“I heard about Nela because every time I went home to Piedmont the plane would stop off in Genoa. Everyone talked about this kid at Genoa with real promise so one day I decided to stop there and see him in action.”
“Everyone says Nela is wasted on the right but then he's our best player against Köln and comes joint second with Agostino, because Falcao is always the king! Liedholm is always coming up with something new and if he didn't tell the odd fib he'd be San Lidas Liedholm. He's rebuilt the Testaccio Roma and then some.”
That's what Fulvio Bernardini wrote in December 1982 after becoming completely convinced that Roma had put together a team capable of brushing aside all opposition. And the 'Divine Fulvio' made a point of underlining Sebino Nela's importance in the Giallorossi's game.
The defender had joined Roma the year before for a fee of three and a half billion lira cash plus co-ownership of Iachini, Romano and Capezzuoli. A massive outlay – even for a player who was considered one of the most promising youngsters in Italy at the time. But Nela never looked back.
He went from strength to strength, even when the team's form dipped. On 20 March, 1985, Roma were knocked out of the Cup Winners' Cup by Bayern Munich in a game that is remembered for the immortal reaction of the Curva Sud, who continued to rally the team for the whole of the second half. Bayern midfielder Soren Lerby commented: “It was an incredible experience, the best display I've ever seen from a crowd. I'll never forget it.”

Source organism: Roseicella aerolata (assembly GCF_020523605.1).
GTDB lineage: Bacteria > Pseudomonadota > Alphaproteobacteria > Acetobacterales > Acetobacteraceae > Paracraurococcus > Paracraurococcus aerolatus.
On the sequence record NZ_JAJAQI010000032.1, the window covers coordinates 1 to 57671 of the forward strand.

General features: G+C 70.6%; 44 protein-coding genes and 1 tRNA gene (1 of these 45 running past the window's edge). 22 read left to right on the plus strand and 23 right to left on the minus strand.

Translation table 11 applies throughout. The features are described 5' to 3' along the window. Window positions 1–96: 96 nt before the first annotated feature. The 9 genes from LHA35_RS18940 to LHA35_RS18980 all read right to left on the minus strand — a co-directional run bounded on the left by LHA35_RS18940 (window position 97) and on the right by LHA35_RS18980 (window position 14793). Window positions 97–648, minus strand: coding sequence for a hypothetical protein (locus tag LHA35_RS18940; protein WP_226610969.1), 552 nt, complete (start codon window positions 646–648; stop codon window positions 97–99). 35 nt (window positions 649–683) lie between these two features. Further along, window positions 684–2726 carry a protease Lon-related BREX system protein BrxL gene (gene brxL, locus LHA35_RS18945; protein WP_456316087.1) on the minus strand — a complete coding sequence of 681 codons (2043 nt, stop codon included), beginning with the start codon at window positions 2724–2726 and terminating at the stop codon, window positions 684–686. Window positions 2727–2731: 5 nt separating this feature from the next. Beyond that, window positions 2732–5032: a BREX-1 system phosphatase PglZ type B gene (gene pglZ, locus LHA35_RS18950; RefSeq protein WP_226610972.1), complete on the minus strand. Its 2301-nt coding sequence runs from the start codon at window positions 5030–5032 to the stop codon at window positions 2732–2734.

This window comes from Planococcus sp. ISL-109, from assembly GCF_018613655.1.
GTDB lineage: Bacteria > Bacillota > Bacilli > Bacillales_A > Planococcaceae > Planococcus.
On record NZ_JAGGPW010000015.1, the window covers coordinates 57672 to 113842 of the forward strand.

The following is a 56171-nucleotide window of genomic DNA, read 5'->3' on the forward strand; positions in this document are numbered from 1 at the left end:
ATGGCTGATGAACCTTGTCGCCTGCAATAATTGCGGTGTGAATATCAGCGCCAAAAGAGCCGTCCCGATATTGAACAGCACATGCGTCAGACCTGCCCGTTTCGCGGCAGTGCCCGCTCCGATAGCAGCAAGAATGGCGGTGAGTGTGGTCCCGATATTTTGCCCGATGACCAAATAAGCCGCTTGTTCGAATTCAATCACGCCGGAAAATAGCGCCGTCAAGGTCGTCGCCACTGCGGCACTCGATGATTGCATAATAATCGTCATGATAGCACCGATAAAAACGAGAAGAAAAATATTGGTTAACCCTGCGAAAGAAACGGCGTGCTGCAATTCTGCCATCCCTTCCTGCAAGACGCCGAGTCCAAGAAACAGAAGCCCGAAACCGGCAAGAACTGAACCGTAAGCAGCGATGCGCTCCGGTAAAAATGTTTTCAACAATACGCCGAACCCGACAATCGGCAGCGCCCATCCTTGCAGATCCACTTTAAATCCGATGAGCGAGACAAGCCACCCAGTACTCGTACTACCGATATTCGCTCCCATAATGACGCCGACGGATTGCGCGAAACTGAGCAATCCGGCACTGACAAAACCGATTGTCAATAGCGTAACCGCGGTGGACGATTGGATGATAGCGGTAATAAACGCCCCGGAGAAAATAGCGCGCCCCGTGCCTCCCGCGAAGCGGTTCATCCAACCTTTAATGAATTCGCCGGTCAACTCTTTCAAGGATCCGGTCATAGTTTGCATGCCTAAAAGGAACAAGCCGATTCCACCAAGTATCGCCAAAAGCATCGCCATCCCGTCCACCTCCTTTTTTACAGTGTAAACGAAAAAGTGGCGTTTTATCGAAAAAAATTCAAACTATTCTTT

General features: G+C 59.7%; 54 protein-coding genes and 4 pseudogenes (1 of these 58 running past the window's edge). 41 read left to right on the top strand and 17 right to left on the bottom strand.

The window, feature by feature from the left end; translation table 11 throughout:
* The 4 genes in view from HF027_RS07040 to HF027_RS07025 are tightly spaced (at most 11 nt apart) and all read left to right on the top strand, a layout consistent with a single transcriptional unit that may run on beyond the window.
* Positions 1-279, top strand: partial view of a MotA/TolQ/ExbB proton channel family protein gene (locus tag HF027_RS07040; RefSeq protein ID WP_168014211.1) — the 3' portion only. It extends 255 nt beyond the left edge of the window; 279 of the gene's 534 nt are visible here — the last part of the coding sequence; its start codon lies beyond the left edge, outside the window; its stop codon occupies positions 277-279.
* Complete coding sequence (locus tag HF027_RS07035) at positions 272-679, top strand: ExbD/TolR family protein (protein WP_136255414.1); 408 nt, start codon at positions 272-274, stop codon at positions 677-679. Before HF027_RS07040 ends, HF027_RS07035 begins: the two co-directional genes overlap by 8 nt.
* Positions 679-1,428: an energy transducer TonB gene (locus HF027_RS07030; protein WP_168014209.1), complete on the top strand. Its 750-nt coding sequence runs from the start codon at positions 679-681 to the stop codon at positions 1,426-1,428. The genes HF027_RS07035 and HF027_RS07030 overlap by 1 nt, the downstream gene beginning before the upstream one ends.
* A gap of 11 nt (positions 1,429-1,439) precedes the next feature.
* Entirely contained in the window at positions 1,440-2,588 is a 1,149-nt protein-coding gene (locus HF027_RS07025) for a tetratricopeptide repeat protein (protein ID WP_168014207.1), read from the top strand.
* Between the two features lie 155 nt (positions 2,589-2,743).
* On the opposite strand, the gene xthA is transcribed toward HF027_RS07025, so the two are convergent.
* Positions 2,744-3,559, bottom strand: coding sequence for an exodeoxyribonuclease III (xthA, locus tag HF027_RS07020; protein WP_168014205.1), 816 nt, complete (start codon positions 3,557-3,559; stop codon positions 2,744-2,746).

That day Nela first went to console Tancredi, who guessed the right way on Lothar Matthaus' penalty but was caught out by a strange bounce on the line, then went and scored the equaliser with a rocket shot from the edge of the box.
Yet despite his goal, he walked back to his own half with his head down, sad in the knowledge that he couldn't repay such an incredible showing of support from the Giallorossi faithful with a win.
He would later be included in the Italy squad for Mexico '86 before suffering a serious injury on 10 May, 1987. Some newspapers said his career was over. Italian singer-songwriter Antonello Venditti dedicated a song to him, ‘Correndo Correndo’: “The winger sets off, sells a dummy then sprints to the byline. Who's going to stop him?”
Sebino did pull on the Giallorossi jersey again and to this day remains one of AS Roma's best-loved players.
"I'm honored and proud. Personally being inducted into the Hall of Fame is a triumph for me. I wasn't born in Rome but I'm an adopted Roman, from the day I began the first of my 12 seasons at the club. In this long period of my life the most enthralling times always coincided with defeats. We won very little and we could have achieved more, but it was during the tough times that I witnessed displays of support which you won't find outside this city and this club. That's when you see how great the Giallorossi support is, when you learn what it means to be at Roma."